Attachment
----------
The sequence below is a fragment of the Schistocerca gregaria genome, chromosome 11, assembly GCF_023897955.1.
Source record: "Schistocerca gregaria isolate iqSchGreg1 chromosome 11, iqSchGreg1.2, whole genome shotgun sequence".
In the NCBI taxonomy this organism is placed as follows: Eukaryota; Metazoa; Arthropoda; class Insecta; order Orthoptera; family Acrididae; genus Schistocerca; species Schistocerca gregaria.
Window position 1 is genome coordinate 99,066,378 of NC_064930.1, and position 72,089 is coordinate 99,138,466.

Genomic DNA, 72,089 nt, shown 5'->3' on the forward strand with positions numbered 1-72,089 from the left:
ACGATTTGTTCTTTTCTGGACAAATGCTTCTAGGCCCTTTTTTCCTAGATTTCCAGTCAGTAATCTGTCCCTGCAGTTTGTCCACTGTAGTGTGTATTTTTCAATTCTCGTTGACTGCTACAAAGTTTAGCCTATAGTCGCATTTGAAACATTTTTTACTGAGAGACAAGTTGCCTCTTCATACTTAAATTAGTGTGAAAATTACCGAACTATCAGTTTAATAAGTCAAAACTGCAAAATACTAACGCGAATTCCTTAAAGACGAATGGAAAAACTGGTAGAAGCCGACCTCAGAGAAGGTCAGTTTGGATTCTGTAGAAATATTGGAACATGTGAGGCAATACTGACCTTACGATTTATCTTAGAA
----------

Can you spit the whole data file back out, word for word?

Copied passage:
The sequence below is a fragment of the Schistocerca gregaria genome, chromosome 11, assembly GCF_023897955.1.
Source record: "Schistocerca gregaria isolate iqSchGreg1 chromosome 11, iqSchGreg1.2, whole genome shotgun sequence".
In the NCBI taxonomy this organism is placed as follows: Eukaryota; Metazoa; Arthropoda; class Insecta; order Orthoptera; family Acrididae; genus Schistocerca; species Schistocerca gregaria.
Window position 1 is genome coordinate 99,066,378 of NC_064930.1, and position 72,089 is coordinate 99,138,466.

Genomic DNA, 72,089 nt, shown 5'->3' on the forward strand with positions numbered 1-72,089 from the left:
ACGATTTGTTCTTTTCTGGACAAATGCTTCTAGGCCCTTTTTTCCTAGATTTCCAGTCAGTAATCTGTCCCTGCAGTTTGTCCACTGTAGTGTGTATTTTTCAATTCTCGTTGACTGCTACAAAGTTTAGCCTATAGTCGCATTTGAAACATTTTTTACTGAGAGACAAGTTGCCTCTTCATACTTAAATTAGTGTGAAAATTACCGAACTATCAGTTTAATAAGTCAAAACTGCAAAATACTAACGCGAATTCCTTAAAGACGAATGGAAAAACTGGTAGAAGCCGACCTCAGAGAAGGTCAGTTTGGATTCTGTAGAAATATTGGAACATGTGAGGCAATACTGACCTTACGATTTATCTTAGAA